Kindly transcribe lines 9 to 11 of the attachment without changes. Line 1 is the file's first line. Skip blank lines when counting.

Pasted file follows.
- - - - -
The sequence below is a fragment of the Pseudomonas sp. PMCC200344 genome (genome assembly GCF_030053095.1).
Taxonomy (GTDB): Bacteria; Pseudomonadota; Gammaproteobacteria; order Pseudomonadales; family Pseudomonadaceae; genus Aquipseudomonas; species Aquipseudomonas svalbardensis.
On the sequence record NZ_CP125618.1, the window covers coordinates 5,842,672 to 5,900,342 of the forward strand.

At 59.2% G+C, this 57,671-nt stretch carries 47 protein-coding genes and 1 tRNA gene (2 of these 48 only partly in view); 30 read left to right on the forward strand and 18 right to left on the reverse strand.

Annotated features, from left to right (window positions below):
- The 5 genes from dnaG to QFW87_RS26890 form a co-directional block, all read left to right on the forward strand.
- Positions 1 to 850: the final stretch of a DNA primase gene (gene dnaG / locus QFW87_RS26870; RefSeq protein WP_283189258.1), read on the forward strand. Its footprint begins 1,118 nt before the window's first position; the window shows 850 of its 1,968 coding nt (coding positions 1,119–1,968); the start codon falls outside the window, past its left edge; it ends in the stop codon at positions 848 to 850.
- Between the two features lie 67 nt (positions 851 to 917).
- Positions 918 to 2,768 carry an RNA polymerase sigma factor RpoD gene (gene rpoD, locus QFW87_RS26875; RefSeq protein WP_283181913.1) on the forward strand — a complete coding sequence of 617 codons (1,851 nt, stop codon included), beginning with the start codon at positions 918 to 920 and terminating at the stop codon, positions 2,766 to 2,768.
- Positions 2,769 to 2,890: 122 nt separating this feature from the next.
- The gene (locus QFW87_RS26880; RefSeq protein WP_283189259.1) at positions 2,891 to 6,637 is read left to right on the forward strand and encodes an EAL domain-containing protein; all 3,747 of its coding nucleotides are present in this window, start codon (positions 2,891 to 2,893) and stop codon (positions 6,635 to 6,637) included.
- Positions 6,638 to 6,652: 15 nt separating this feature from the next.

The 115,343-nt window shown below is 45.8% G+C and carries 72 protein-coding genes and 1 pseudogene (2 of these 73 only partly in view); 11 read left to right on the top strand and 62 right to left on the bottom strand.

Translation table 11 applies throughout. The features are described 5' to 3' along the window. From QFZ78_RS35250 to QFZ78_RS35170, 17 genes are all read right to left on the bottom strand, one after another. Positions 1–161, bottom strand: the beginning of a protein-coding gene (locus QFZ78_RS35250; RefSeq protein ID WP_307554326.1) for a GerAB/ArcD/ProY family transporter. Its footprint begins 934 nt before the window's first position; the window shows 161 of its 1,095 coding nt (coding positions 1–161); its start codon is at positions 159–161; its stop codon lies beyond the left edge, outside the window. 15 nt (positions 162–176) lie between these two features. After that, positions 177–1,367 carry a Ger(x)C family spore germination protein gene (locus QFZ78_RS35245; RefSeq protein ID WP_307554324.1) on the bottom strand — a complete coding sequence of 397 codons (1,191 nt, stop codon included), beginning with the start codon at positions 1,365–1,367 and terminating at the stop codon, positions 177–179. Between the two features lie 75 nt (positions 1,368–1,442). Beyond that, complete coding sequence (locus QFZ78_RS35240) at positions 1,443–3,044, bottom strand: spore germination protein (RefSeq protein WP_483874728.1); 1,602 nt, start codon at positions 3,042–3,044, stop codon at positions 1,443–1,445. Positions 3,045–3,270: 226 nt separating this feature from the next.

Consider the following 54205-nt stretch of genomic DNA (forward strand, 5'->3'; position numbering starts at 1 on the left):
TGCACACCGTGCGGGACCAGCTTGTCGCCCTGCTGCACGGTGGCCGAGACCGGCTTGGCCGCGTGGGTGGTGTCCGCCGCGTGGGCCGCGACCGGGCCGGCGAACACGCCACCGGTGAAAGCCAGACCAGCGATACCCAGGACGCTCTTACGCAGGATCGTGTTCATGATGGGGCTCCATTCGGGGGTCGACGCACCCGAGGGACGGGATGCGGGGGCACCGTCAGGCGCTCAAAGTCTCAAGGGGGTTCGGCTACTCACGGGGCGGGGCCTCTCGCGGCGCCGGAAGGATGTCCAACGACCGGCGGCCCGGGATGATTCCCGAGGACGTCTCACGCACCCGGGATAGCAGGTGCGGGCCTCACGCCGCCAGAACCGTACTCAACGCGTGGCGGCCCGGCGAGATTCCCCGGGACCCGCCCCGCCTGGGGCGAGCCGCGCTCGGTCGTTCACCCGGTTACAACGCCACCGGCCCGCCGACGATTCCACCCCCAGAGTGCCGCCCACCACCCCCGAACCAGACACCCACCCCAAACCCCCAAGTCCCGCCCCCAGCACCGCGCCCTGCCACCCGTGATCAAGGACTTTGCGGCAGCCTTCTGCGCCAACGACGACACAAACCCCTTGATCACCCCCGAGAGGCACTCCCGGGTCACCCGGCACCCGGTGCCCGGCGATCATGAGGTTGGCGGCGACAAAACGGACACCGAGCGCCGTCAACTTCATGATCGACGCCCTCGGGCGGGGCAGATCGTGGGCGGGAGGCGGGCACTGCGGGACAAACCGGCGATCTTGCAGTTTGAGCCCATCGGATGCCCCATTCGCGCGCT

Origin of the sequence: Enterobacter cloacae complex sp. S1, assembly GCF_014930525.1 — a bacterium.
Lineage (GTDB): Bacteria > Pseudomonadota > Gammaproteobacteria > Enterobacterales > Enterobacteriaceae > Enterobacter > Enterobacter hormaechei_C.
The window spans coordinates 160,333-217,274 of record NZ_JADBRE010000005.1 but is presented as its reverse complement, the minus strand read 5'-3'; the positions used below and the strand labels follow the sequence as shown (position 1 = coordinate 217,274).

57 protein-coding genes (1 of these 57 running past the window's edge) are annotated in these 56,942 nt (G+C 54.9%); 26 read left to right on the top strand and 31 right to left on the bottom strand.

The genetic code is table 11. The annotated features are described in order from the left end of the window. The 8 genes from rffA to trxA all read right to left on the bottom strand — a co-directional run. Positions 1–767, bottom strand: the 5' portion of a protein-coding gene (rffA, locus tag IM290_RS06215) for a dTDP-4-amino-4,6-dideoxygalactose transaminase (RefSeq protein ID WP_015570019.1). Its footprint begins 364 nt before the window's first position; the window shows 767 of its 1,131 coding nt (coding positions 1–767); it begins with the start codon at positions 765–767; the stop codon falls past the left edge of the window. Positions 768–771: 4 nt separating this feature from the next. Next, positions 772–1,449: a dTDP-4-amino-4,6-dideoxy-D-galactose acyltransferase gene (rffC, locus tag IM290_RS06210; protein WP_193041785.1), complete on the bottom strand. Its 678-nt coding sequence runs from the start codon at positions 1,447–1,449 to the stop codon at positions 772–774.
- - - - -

- Positions 918 to 2,768 carry an RNA polymerase sigma factor RpoD gene (gene rpoD, locus QFW87_RS26875; RefSeq protein WP_283181913.1) on the forward strand — a complete coding sequence of 617 codons (1,851 nt, stop codon included), beginning with the start codon at positions 918 to 920 and terminating at the stop codon, positions 2,766 to 2,768.
- Positions 2,769 to 2,890: 122 nt separating this feature from the next.
- The gene (locus QFW87_RS26880; RefSeq protein WP_283189259.1) at positions 2,891 to 6,637 is read left to right on the forward strand and encodes an EAL domain-containing protein; all 3,747 of its coding nucleotides are present in this window, start codon (positions 2,891 to 2,893) and stop codon (positions 6,635 to 6,637) included.